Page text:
Dark and Dangerous: Revisiting the Dalton Duet as The Plaza Theatre’s 50 Years of Bond Celebration Continues!

Posted on: Jul 14th, 2013 By:

THE LIVING DAYLIGHTS (1987); Dir. John Glen; Starring Timothy Dalton, Maryam D’Abo, John Rhys-Davies and Joe Don Baker; Monday, July 15 @ 7:30 p.m.; Plaza Theatre; Tickets here; Trailer here.

LICENSE TO KILL (1989); Dir. John Glen; Starring Timothy Dalton, Carey Lowell, Robert Davi and Joe Don Baker; Tuesday, July 16 @ 7:30 p.m.; Plaza Theatre; Tickets here; Trailer here.

By Aleck Bennett
Contributing Writer

The celebration of James Bond’s 50th anniversary at the Plaza Theatre continues throughout the month of July, and as we hit the middle of the month, we find ourselves at another crossroads in the Bond series. So once again I’d like to draw your attention to a couple of movies you may have overlooked in favor of the higher-profile Sean Connery, Roger Moore, Pierce Brosnan and Daniel Craig entries.

Unexpected developments in casting the Bond series always lead to interesting results. Prior to 1969’s ON HER MAJESTY’S SECRET SERVICE (OHMSS; see our Retro Review here), Albert “Cubby” Broccoli and Harry Saltzman’s Eon Productions had unsuccessfully wooed Roger Moore to take over the role of James Bond. Instead, they cast George Lazenby as a more grounded and serious protagonist compared to the increasingly gadget-reliant Sean Connery Bond.

The eventual Roger Moore entries, likewise, became increasingly criticized as the 1970s progressed and the series entered the 1980s. The Bond films had seemingly embraced the decade’s love of camp, and also appeared over-reliant on current cinematic trends. By the time of 1985’s A VIEW TO A KILL, the nearly 60-year-old Moore had already been upstaged by the unofficial return of Connery in the non-Eon NEVER SAY NEVER AGAIN (1983)—a film that at least addressed Bond’s increasing age (and Connery was three years Moore’s junior!). Eon then turned its bullet-sights on Pierce Brosnan, who was then starring in the about-to-be-cancelled TV series REMINGTON STEELE. With the Bond interest raising Brosnan’s cache, however, NBC renewed the program and put a kibosh on Eon’s efforts.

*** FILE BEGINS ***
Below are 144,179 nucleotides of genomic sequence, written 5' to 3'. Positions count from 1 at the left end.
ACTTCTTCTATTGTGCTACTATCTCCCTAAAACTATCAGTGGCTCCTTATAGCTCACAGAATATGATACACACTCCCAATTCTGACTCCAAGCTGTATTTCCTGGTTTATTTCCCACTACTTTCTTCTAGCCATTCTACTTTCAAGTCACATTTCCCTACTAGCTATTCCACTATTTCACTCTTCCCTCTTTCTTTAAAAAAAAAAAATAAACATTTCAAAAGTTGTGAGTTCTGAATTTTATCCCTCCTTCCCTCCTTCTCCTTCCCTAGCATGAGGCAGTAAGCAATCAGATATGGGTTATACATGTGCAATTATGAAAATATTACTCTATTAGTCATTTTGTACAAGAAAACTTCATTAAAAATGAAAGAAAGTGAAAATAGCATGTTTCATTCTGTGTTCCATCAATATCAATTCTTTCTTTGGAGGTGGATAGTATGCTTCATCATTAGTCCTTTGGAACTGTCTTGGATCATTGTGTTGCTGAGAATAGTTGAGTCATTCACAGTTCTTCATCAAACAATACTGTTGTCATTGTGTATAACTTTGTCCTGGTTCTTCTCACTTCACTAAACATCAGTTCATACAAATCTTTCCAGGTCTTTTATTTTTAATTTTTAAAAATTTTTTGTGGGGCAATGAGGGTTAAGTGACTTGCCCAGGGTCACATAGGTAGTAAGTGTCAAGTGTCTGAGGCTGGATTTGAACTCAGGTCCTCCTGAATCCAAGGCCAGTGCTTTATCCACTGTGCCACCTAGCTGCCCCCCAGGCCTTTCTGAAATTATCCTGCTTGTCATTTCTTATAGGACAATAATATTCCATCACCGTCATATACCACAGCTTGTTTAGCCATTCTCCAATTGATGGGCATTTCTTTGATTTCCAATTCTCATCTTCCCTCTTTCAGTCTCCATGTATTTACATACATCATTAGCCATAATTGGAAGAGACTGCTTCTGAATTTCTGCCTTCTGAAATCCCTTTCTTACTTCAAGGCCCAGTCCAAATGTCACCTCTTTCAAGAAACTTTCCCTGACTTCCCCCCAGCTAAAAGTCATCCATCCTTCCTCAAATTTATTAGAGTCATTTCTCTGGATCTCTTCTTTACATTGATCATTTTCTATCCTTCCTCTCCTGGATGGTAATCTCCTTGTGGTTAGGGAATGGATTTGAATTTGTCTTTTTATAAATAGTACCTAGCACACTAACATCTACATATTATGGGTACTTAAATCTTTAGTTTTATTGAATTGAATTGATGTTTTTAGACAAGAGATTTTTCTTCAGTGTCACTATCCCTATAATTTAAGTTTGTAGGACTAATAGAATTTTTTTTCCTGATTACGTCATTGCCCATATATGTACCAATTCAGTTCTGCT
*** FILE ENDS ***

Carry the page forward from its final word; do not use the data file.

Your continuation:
In a move as unexpected as Eon’s offer of the role to George Lazenby, the part was extended to relatively little-known film and TV actor Timothy Dalton. Dalton—most recognized for his roles in 1978’s mini-series CENTENNIAL and 1980’s FLASH GORDON—may have been more of a known quantity than Lazenby in his day, but was untested in comparison to the more-established Roger Moore or Pierce Brosnan prior to their castings.

In a parallel with Eon’s desires to take the character back to basics after Connery’s departure, Dalton’s Bond was an attempt to return to the early Connery days and to bring back realism to the series. And with 1987’s THE LIVING DAYLIGHTS, the series delivered the darkest Bond to date: a tense tale of espionage between MI6 and the KGB in the waning days of the Cold War and the Soviet occupation of Afghanistan.

Timothy Dalton and Maryam D'Abo in THE LIVING DAYLIGHTS.